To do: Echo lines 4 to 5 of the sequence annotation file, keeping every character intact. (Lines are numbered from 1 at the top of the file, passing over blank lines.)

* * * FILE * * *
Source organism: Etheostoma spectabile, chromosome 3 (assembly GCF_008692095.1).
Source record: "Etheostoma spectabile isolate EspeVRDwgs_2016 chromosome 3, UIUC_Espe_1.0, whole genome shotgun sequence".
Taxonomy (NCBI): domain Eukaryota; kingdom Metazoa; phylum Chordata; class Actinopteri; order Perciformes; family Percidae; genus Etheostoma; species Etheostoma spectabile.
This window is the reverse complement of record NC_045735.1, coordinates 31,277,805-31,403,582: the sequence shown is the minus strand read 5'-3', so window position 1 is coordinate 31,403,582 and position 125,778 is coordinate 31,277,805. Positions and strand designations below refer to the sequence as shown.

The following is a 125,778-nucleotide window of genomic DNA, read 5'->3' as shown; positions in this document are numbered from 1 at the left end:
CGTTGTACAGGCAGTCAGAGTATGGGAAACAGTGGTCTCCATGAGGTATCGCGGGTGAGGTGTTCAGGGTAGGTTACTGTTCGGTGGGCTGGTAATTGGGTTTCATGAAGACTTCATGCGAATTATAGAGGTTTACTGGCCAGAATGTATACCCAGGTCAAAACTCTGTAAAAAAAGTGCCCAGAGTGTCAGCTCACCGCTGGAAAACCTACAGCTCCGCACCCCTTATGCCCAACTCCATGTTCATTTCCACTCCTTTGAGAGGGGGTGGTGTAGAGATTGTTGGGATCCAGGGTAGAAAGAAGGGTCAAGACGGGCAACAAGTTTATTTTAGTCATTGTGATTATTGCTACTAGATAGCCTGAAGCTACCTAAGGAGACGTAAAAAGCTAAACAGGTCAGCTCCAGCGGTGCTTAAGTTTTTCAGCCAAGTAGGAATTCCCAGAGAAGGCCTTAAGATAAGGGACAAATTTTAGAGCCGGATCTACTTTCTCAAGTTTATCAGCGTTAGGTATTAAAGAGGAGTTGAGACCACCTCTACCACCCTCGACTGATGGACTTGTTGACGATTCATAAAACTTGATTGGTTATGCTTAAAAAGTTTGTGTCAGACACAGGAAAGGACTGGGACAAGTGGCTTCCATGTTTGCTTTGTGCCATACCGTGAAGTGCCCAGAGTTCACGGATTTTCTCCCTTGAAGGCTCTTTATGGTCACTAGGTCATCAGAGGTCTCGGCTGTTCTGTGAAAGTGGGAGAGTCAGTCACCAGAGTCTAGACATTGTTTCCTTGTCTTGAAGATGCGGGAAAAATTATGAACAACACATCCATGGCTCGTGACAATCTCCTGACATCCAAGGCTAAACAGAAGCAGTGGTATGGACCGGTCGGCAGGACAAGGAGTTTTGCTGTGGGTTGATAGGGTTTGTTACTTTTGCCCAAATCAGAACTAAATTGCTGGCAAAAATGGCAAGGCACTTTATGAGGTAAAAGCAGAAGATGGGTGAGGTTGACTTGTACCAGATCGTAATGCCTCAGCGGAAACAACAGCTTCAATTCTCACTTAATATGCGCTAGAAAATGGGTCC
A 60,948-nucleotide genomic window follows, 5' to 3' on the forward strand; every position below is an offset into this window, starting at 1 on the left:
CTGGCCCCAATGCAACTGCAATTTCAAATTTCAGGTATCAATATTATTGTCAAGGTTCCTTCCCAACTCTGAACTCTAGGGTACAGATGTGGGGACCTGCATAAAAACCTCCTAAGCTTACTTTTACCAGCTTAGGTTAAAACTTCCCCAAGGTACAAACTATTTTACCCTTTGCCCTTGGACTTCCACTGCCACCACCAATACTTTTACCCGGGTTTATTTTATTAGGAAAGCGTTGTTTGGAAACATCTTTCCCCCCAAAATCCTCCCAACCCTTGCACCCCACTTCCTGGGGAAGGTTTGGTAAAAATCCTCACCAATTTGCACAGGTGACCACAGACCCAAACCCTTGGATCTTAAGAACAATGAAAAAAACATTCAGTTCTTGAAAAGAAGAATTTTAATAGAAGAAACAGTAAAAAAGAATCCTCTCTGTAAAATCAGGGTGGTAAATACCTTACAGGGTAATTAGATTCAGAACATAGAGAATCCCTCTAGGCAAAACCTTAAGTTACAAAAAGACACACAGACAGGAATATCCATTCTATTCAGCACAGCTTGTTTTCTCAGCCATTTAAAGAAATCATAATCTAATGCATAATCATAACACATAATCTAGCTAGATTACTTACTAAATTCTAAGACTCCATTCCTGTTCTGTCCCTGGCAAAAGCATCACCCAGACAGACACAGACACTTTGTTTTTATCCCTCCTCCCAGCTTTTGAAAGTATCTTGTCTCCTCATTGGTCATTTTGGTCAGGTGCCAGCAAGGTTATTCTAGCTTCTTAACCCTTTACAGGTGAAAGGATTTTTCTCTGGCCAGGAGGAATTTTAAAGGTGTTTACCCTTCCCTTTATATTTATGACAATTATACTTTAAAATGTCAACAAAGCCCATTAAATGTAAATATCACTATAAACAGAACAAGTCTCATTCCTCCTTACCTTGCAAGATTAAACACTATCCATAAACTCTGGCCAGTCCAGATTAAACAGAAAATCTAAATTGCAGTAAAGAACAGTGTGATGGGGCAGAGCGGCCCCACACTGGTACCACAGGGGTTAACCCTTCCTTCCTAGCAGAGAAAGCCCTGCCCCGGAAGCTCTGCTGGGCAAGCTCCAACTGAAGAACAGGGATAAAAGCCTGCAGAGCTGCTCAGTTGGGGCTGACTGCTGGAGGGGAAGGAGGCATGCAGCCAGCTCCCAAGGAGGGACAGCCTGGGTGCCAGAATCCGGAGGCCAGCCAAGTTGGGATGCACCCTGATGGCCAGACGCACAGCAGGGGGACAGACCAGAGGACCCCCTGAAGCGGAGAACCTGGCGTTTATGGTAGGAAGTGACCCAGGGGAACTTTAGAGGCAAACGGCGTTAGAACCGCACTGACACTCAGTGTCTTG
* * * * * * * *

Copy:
This window is the reverse complement of record NC_045735.1, coordinates 31,277,805-31,403,582: the sequence shown is the minus strand read 5'-3', so window position 1 is coordinate 31,403,582 and position 125,778 is coordinate 31,277,805. Positions and strand designations below refer to the sequence as shown.

The following is a 125,778-nucleotide window of genomic DNA, read 5'->3' as shown; positions in this document are numbered from 1 at the left end: